The visits are part of TDH's Maternal and Child Health Home Visiting Program. Six days a week, from early morning to dusk in Kabul and Kandahar, TDH's 50 midwives, working in teams of two, knock on doors and follow up on referrals, bringing their presentations to as many women as they can gather together. The program counts 110,000 beneficiaries in the capital alone.

Azfar, of the Afghan Midwives Association, says the increase in the number of trained midwives is not only a lifeline for mothers – it's an economic boon for the midwives.

"If people think a midwife in their family will be contributing to the household, fathers and brothers will support their mothers and wives and daughters," says Azfar. "If a woman has any economic role in the family, for sure she has some decisionmaking role as well. That is why I am an advocate of this. It is not just for midwifery – it is for change."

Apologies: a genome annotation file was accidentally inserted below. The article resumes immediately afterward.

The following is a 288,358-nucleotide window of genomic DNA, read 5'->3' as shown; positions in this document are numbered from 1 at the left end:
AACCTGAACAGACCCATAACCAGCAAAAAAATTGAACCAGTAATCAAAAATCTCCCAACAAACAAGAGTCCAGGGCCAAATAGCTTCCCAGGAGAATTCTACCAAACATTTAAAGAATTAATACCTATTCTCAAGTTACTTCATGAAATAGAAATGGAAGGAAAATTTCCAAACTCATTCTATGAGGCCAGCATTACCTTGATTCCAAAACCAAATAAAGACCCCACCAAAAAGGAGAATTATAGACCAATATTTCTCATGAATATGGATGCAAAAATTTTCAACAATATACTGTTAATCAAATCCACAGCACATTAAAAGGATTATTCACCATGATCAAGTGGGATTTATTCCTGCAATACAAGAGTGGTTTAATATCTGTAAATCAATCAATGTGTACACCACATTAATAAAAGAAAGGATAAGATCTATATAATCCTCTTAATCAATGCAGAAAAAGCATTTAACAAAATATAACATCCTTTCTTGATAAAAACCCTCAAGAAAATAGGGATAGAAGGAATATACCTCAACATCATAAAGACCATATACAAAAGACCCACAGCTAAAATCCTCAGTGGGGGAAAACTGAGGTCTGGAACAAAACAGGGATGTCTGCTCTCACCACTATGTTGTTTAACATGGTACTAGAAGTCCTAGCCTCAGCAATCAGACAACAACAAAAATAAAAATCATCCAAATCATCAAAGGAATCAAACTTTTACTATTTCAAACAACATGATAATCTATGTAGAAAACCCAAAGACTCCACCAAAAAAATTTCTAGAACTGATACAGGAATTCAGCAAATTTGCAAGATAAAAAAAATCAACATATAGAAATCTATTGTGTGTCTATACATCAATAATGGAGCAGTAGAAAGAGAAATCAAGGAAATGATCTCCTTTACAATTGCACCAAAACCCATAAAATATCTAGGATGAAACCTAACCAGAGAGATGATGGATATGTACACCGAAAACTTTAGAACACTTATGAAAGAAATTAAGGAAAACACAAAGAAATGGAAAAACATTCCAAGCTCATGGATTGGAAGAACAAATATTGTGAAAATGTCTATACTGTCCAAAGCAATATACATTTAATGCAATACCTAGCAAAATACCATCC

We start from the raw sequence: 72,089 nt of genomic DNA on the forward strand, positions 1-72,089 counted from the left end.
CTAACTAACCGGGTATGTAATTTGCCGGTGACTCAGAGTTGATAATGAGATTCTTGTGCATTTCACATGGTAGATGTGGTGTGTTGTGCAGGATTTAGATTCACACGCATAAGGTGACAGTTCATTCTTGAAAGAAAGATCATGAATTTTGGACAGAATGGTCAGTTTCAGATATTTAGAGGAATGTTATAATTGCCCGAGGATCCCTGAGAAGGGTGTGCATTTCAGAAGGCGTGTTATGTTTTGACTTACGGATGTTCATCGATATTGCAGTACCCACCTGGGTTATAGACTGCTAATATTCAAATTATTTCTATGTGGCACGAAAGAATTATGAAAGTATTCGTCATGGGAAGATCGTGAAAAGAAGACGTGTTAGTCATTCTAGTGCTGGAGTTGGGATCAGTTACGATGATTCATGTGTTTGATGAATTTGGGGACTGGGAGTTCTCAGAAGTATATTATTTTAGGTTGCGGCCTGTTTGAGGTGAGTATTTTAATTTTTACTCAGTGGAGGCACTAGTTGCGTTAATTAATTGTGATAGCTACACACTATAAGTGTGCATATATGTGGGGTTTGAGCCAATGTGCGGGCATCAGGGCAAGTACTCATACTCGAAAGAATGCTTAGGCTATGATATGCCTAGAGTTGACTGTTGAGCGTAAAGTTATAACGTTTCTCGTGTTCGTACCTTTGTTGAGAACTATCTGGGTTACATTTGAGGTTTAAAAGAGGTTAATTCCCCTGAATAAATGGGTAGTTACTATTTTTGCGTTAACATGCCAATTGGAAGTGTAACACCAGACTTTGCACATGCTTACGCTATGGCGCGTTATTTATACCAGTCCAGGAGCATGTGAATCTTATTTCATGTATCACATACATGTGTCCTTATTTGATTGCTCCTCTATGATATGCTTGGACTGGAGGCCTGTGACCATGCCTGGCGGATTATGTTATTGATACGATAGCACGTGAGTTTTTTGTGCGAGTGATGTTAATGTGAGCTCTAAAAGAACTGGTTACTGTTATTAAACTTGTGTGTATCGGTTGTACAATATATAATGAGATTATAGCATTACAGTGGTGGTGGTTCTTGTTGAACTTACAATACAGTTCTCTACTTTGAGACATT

Both Azfar and Noorkhanoom say the best way to cement such gains is to improve security. "You cannot expect so much change in one or two or even five years," says Noorkhanoom. "I hope the international community will continue to support us; they left us once, and they saw the negative results.... If they leave this country again, it will be a crime."